For Future Reference

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A couple of recent additions to Project Gutenberg that look like they might be worth a further look simply on account of their illustrations alone.

From Old Country Inns of England:

“In every manor there was held annually the assize of bread and ale, the two staple articles of diet which it was essential should be pure and of good quality. “Bread, the staff of life, and beer life itself,” not unknown as a motto on the signboards, is a saying that[Pg 97] has come down to us from a prehistoric period. And modern science, as it seems, is inclined to endorse the maxim. Good old-fashioned wheaten and rye bread, made from the whole flour from which only the coarser brans had been sifted, built up the stamina of our forefathers. Their chief drink was ale brewed from barley or oaten malt. The small proportion of alcohol served as a vehicle for the organic phosphates necessary for the sustenance of strong nerves, while the ferment of the malt helped to digest the starch granules in the bread. Bread and ale are still the main diet of our labouring classes—but alas! stale, finely-sifted flour contains a very poor allowance of gluten, and chemically produced saccharine is destitute of phosphates. O, that our modern legislators would revive the assize of bread and ale!”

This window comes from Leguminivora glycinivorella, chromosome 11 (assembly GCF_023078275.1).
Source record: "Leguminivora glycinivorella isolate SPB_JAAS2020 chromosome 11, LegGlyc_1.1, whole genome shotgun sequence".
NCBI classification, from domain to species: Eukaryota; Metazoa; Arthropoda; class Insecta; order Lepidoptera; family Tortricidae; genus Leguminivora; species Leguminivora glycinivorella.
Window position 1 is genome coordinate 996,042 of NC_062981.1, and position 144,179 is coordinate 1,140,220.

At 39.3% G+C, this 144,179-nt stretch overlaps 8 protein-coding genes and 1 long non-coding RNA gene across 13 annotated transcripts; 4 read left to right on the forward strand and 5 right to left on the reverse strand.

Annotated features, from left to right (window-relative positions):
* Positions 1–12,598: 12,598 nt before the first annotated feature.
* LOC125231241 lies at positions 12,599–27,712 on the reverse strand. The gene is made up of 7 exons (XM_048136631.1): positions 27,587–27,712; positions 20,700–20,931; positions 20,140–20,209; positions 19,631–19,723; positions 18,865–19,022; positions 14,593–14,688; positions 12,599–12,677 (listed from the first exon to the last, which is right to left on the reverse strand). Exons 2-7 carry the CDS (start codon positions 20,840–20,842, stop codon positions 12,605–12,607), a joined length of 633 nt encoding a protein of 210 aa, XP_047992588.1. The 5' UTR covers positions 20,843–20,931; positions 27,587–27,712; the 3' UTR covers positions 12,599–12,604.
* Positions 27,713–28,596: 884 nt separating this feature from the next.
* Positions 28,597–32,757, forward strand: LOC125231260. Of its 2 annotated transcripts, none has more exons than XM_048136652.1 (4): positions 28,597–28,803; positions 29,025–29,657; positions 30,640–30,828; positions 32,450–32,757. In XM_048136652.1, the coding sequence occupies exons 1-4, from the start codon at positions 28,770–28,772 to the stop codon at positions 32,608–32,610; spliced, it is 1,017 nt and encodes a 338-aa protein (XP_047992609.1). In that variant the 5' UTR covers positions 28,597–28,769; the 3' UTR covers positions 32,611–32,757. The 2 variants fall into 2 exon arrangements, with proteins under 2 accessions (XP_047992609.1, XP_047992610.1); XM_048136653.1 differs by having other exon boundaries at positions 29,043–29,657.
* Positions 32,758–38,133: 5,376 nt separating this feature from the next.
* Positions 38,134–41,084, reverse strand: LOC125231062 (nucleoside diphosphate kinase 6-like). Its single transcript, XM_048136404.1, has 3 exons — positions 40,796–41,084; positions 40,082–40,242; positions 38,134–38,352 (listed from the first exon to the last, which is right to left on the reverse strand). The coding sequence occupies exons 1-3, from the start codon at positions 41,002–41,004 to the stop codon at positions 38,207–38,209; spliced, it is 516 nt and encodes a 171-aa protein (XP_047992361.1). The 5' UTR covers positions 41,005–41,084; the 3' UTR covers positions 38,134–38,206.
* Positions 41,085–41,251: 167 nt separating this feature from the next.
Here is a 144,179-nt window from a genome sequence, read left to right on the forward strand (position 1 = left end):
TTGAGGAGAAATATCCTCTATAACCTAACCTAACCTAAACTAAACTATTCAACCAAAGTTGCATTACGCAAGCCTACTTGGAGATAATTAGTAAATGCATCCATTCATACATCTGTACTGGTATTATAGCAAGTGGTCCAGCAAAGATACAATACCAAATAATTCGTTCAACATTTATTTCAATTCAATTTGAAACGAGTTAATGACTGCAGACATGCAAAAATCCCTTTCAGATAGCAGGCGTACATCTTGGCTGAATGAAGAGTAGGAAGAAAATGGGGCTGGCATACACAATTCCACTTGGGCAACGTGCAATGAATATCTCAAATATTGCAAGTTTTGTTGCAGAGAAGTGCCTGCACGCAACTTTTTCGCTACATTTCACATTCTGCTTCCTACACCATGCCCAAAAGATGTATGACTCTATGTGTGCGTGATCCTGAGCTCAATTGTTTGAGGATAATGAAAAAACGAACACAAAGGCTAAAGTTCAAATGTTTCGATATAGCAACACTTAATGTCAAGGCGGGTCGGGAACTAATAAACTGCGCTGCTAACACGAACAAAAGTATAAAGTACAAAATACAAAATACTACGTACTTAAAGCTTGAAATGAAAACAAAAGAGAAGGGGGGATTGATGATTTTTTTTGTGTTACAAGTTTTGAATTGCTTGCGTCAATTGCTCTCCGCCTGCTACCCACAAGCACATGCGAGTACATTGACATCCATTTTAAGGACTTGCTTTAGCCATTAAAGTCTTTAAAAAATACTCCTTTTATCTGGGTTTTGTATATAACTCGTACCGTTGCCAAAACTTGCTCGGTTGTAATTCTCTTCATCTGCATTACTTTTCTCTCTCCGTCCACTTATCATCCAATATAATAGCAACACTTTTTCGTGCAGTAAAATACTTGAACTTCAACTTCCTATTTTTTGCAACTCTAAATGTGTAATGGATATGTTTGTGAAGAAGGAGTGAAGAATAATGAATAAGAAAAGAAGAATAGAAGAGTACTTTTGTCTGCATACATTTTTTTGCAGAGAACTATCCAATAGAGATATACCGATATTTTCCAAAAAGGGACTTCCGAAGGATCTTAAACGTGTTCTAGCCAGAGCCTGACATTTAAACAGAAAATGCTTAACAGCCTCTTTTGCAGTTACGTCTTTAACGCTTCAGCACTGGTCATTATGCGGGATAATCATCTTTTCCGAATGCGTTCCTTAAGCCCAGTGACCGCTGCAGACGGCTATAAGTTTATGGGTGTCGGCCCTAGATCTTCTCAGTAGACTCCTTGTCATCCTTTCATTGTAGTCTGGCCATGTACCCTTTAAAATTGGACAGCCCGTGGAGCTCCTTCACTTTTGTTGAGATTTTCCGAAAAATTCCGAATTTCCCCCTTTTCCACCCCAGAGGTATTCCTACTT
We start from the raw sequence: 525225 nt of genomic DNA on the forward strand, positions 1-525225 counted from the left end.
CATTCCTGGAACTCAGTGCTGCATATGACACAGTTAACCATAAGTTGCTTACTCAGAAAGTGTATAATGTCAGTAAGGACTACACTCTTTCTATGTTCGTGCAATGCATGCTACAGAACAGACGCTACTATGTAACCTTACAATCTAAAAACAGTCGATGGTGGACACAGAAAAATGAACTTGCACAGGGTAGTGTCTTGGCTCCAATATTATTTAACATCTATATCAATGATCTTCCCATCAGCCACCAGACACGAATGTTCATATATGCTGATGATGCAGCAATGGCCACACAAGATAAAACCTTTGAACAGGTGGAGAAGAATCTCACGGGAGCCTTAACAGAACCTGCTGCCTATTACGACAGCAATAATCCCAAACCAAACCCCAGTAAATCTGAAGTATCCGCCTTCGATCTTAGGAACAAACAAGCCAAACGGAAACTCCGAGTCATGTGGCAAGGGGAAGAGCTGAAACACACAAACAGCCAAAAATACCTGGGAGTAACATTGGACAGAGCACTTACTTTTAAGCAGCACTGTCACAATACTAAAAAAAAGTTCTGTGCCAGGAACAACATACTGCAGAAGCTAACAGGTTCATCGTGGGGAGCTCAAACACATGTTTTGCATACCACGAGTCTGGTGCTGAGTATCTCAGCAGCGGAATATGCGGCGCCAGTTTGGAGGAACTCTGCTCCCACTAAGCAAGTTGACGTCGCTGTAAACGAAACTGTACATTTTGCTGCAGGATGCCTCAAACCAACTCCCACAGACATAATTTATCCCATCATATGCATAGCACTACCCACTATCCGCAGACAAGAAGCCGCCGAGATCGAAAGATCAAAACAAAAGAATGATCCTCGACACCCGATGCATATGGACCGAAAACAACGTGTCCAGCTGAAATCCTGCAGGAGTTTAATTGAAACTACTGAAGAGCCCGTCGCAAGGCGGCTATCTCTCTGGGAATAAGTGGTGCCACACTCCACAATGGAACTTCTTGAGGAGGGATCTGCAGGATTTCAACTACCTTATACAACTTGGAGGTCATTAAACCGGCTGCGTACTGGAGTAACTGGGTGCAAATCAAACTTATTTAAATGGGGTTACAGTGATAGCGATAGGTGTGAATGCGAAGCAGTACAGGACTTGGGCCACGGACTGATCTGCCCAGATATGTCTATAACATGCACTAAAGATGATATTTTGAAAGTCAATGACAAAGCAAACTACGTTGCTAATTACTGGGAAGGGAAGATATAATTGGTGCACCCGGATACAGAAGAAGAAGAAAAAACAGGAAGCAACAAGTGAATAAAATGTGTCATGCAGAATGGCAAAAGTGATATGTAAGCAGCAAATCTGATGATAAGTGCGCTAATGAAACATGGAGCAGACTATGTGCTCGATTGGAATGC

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And from The History of Mourning:

“The Italians, and especially the Venetians, spent enormous sums upon their funeral services, which were exceedingly picturesque; but as the members of the brotherhoods who walked in the procession wore pointed hoods and masks, so that, by the glare of the torches, only their eyes could be seen glittering, and as it was the custom, also, for the funeral to take place at night, the body being exposed upon an open bier, in full dress, the scene was sufficiently weird to attract the attention of travellers.”

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